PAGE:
do. I really do.
BD: Would you
sing a role that you didn’t particularly like?
if the challenge were great enough. But I find that in my
repertoire, most of the roles are very interesting, very intriguing and
challenging. I haven’t yet found any role that I didn’t
like once I really got into the singing of it. I’m
working right now on Klytämnestra in Elektra. I can’t
say that I love the sounds all the time, but they’re getting
more and more familiar in my head. It is so difficult to learn,
and you can only digest small amounts of it at a time. You pray
that you’ve got it because there seldom is any relationship
of your part to what’s going on in the orchestra.
What else are you working on now?
doing the world premiere of Wuthering
Heights in Portland in 1982, and it’s exciting to get
to create a role. Bernard Herrmann wrote the score after having
done many motion pictures, including Citizen
been recorded, though...
GD: Yes, it
was recorded in England, but it was never performed onstage. I
will be Nelly Dean, the nurse, and there are some marvelous dramatic
moments in it.
BD: Going the
other way, might there be parts for you in Handel?
yes. The thing about Handel for me is the declamatory
style. It’s almost like singing a concert.
plant your feet and sing?
To read my Interview with Sonja Frisell, click HERE
To read my Interview with Josephine Barstow, click HERE
To read my Interview with Archie Drake, click HERE
Exactly. That’s the style, and that bothers me because
I love moving and projecting myself into the scene. But vocally it’s
very rewarding, with beautiful music to sing, so it’s a
trade-off! But as far as doing concerts, I adore singing
Mahler. It’s some of the most difficult music to sing
because of its utter simplicity. I did my first Kindertotenlieder this past year
and it was a total success. It took me a year and a half to learn
those five songs because it took me a year to stop crying long enough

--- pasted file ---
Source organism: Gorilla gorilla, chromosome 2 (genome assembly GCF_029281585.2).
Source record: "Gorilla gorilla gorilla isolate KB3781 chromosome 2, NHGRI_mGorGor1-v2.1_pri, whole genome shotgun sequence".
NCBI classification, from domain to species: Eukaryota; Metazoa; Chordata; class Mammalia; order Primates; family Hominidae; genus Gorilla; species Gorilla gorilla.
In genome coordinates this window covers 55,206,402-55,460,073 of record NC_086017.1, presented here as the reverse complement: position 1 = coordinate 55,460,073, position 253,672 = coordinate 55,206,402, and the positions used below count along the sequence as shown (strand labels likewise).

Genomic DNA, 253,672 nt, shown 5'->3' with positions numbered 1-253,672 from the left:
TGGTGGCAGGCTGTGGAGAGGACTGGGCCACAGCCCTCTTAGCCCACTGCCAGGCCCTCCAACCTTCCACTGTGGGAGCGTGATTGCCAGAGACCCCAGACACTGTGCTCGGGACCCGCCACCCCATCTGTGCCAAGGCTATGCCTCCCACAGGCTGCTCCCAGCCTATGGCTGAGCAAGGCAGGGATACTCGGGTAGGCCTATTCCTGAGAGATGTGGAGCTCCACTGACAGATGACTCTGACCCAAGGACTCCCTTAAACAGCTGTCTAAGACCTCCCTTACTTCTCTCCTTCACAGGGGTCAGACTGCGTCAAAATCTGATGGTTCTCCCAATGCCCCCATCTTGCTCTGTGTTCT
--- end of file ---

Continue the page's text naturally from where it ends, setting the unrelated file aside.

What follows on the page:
to sing them objectively. There were too many mental images in my
head of relating them to my own children.
happens to a performer when you are singing these and you know the
audience is simply not getting the full impact?
GD: Then you
have to dismiss them and just go inside your own head.
BD: What if
they are literally crying with each word?
GD: Then it
becomes too much and you still have to go inside your own head.
You always have to stay outside what you’re doing just a
little bit in order to have the tiny degree of objectivity which is
necessary so that the voice doesn’t get choked up. It’s
a fine line to walk.
BD: Are you
conscious of the audience when you are singing?
Sometimes, if there isn’t a scrim between us. I’m
not fond of working behind a scrim. It’s a barrier
between me and the audience. I am a people-person and I want to
reach out and touch people with my voice. I want to get inside
their hearts, and somehow when the scrim is down I don’t
feel the vibrations coming back to me from the audience that I want to
feel. Then you have to play it for your own self, enjoying it for
its own sake and for the others on the stage. There are some
roles which are more fun to play than others. Quickly is just the
most wonderful role in the world.
BD: Have you
done her in Italian or English or both?